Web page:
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impression was so defective (a). No entry of the issuing of this summons appeared in the books of the county court. This paper had been served on the prosecutor, and he had paid the defendant the costs, as if it had been a genuine summons, and also the debt which Allen claimed of him. It appeared, from the evidence of the county court clerk, that, when he was absent, the clerks in the office, if they were busy, sometimes gave out blank summonses to the attornies, who filled them up for themselves.

Mr. Justice PATTESON.- I do not see that there is any evidence of an intent to defraud the prosecutor. He would have had just the same costs to pay if this summons had been sued out in the most regular manner.

Curwood.-In cases of forgery at common law, there need be no intent to defraud any particular person (6).

Mr. Justice Patteson. It is highly irregular; but I know that these summonses are sometimes given out in blank. I am not prepared to say, that, after the notice that this trial will give parties as to the impropriety of the practice, I should not hold, that this mode of filling up a summons, or of altering a distringas into a summons, was not forgery.

Verdict-Not guilty.

Curwood and Carrington, for the prosecution.
Justice and Busby, for the defence.

[Attornies—Ward, and Collier.]

(a) Seals are affixed to many sel objected, that this was not a public documents in a very slo- commission of bankrupt under the venly manner. The Great Seal Great Seal. The prisoner was acaffixed to a commission of bank- quitted on the merits, and this rupt, which was given in evidence objection was therefore not furin a case of felony tried before Mr. ther considered. Justice Patteson, at the Hereford (6) For the law respecting forgSum. Ass. 1831, was a mere lump ery at common law, see 1 Curw. of wax, which had no impression Hawk. 263. upon it; and the prisoner's counVOL. V.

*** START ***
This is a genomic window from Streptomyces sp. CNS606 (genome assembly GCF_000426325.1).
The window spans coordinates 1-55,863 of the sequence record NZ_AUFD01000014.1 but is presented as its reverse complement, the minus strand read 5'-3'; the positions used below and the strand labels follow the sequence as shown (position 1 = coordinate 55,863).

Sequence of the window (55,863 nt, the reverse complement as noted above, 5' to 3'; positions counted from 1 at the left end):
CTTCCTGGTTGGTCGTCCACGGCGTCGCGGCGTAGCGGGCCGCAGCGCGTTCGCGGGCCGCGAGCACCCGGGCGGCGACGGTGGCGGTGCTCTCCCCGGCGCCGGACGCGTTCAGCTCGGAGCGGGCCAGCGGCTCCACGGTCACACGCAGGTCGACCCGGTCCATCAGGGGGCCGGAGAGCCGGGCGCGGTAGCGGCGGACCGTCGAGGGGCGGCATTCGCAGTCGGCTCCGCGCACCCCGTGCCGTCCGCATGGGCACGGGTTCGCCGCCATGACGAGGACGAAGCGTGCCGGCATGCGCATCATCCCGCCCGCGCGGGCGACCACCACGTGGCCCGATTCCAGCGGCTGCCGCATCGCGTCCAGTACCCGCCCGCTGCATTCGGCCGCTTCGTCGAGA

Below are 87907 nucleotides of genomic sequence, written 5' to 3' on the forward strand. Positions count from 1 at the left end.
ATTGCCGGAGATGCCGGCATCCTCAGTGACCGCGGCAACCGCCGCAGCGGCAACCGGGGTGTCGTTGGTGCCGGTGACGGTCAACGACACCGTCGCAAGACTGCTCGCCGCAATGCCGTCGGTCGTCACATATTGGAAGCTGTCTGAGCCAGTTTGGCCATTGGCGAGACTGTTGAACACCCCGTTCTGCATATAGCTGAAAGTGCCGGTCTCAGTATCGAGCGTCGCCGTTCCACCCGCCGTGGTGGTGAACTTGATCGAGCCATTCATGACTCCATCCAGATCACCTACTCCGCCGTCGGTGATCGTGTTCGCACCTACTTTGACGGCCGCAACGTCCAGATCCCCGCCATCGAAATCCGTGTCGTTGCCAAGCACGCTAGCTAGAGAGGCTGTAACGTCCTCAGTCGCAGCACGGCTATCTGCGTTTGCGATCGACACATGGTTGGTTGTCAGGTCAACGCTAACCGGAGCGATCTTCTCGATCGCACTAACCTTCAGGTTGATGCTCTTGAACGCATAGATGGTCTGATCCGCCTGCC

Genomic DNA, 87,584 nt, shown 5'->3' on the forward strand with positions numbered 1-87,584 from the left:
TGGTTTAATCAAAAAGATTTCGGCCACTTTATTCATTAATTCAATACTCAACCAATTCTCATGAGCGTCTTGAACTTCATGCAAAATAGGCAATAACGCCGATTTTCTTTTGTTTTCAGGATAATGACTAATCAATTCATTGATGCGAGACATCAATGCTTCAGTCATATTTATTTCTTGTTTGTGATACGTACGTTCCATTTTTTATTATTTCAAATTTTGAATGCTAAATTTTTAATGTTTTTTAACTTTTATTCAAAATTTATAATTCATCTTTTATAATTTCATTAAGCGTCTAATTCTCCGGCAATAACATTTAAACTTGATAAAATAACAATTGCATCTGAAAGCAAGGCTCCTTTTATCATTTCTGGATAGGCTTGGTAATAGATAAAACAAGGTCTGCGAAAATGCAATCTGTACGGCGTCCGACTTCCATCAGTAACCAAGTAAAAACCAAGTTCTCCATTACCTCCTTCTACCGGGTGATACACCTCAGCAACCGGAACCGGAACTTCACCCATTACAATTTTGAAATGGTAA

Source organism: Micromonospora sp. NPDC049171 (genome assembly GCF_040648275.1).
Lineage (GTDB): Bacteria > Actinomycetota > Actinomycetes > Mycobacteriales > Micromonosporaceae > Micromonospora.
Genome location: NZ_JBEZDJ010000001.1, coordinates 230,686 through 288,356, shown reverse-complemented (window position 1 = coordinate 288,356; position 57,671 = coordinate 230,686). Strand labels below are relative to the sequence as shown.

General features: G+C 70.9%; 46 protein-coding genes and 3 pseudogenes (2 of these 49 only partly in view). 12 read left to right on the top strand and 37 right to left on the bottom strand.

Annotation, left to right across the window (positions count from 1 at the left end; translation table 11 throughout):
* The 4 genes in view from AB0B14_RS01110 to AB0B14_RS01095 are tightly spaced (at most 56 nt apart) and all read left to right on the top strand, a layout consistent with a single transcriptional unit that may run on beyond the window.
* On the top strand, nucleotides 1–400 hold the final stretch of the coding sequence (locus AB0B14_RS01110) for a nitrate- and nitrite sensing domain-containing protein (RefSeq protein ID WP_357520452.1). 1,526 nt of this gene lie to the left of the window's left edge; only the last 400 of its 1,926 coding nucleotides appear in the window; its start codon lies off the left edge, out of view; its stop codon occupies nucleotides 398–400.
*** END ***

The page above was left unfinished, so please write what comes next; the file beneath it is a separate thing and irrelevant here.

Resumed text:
(Crown Side.)



July 29th.

Rex v. BELL. On the trial of a THE prisoner was indicted for the murder of Richard prisoner who has made before Taylor. a magistrate a voluntary con

It appeared, that, on the 21st May, the prisoner and his fession of his

younger brother were brought up to be examined before guilt, previous to the conclusion the magistrates at Rochester. They had both been in of the evidence against him, custody since the 17th, and various depositions had been which confession taken between that day and the 21st. On the 21st, seveis taken down in writing, and ral depositions were taken in the presence of the prisoner, signed by the prisoner, and at- and the younger brother was about to state a confession tested by the magistrate's

made to him by the prisoner on the previous evening, when clerk; the pro- the prisoner interrupted him, and made a full confession of per course is, for the clerk to give his guilt. This confession, the magistrate's clerk immedievidence of the prisoner's state

ately reduced into writing, and it was read over to the priments, refresh- soner, who put his mark to it. It was attested by the maing his memory by the written gistrate's clerk thus:--" Taken and signed by the said paper.

John Heneker Bell, in the presence of " On the 23rd and two following days, other depositions were taken



v. BELL.

in the presence of the prisoner; and, on the 25th, he was fully committed for trial. Some additional depositions were subsequently taken in the absence of the prisoner; some of them as late as the 6th of July. All these latter depositions were duly returned to the Court, including the prisoner's confession, but not the earlier depositions of the 21st of May and previously. It was proposed, on the part of the prosecution, to read the confession in evidence.